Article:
7 Strategies to Minimize Cravings and Boost Health

Cravings can be difficult to deal with and often lead to bad dietary decisions. By implementing these seven strategies, you can help conquer cravings while improving your health at the same time.

  1. Stabilize your blood sugar.
    Create a morning ritual that includes alkalizing your body upon waking with a green drink, a morning tonic, or ginger tea (or similar). Follow that (within a half hour) with a small amount of protein. Lack of adequate protein creates both an insulin surge and a reactive glycemic state that contribute to further fluctuations throughout the day that are difficult to overcome. Lack of focus, “brain hunger,” poor decision making, and so on, ensue. Even for people with no appetite, a bone broth or similar can be sufficient. Throughout the day small regular meals at two to three hour intervals are required. When your last meal of the day is at 6pm and you don’t eat again till 10am (or later), your brain and your body suffer.
  2. Eliminate pro-inflammatory foods.
    For at least thirty days, eat only animal protein, including fish and shellfish, vegetables, herbs and spices, a handful of nuts and seeds (preferably soaked and sprouted), healthy saturated fats, including pastured eggs, citrus, and berries. These should be whole, live foods prepared mostly by you. To restate this, you want to eliminate processed foods and foods that contain harmful components that are inflammatory to your system. To the greatest extent practicable you want your vegetables to be free of genetically modified organisms and pesticide residues (buy organic), your protein sources to be free of antibiotics and growth hormones. One hundred percent grass fed is preferred, and you want to forever eliminate food additives like sweeteners, food dyes, and other additives that are neurotoxic to the brain.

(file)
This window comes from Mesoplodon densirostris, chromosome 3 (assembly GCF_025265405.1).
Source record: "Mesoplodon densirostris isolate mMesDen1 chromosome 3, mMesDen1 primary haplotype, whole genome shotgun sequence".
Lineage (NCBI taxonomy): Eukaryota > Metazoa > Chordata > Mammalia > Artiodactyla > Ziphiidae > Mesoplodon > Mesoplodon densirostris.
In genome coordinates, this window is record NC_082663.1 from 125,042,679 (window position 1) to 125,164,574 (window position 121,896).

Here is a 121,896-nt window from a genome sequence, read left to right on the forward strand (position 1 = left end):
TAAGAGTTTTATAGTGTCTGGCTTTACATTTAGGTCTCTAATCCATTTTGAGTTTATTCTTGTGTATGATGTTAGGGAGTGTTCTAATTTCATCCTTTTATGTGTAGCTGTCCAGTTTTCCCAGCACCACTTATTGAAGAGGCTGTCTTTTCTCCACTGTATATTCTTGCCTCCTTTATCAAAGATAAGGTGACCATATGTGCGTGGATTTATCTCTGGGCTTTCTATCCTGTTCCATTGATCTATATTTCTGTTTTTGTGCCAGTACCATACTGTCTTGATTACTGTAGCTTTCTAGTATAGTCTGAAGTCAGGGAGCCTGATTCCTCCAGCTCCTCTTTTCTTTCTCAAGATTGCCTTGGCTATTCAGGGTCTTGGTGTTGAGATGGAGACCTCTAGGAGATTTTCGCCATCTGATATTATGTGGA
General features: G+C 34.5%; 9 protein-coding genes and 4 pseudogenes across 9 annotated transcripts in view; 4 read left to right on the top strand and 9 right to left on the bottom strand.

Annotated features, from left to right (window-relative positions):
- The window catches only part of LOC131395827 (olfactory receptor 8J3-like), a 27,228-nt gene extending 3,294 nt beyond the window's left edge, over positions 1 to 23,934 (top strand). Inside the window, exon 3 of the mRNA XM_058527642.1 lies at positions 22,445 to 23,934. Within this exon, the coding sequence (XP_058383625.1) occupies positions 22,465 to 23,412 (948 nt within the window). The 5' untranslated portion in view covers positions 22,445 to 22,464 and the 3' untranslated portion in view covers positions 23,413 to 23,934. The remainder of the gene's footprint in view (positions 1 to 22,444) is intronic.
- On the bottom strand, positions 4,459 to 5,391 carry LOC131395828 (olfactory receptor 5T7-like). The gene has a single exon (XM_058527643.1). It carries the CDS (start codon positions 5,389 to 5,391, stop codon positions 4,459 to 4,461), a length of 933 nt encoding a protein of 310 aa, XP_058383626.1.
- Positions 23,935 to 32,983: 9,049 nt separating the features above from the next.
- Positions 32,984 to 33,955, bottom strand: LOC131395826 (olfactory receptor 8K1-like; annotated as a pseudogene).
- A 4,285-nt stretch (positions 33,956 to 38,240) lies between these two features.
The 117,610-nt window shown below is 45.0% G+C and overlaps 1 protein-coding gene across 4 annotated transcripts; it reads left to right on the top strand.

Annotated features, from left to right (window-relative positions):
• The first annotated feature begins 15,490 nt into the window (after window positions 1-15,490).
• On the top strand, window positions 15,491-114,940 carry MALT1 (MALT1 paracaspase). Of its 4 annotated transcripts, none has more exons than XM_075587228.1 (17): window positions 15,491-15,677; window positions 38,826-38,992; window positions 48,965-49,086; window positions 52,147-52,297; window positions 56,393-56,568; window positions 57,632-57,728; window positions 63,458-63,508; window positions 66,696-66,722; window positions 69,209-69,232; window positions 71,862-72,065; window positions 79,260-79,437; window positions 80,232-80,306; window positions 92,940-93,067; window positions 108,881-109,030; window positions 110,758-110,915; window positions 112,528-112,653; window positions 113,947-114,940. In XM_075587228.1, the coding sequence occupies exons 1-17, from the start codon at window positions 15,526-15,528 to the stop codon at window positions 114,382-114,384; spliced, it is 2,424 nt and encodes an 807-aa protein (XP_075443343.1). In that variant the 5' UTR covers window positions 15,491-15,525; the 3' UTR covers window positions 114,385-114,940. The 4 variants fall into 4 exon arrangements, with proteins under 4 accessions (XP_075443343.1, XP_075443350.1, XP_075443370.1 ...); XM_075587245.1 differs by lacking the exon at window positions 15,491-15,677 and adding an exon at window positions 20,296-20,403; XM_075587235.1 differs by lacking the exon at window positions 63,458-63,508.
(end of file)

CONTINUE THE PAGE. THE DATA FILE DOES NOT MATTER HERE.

3. Increase essential fatty acids and healthy fats.
    Healthy fats include coconuts and their by-products like coconut manna, as well as avocados, oils that are from tree nuts (e.g. macadamia oil), tree fruits (e.g. coconut, olive, avocado oils), clarified butter (called ghee) and 100% grassfed or pastured butter, and nut or seed butters (e.g. flax seed and cashew butters). Essential fatty acids like omega oils are also readily available from oysters and other shellfish that feed on algae, and micro-greens that convert the sun’s energy directly into food. All these help reduce inflammation by supplying the cells in your body, which are a self-contained life form themselves, with much needed nutrients.
  4. Increase prebiotic and probiotic foods, particularly those that are lacto-fermented or cultured.
    These are foods that utilize a culture starter or fermentation process that predigests the naturally occurring sugars and also create a thriving environment for healthy bacteria to flourish. These foods include sauerkraut and kimchi, pickled ginger, and chutneys. Also included are kefirs, buttermilk, and crafted yogurts (that are from 100% grassfed cows, sheep, or goats). Prebiotic foods are bitter leafy greens like dandelion greens, watercress, and asparagus.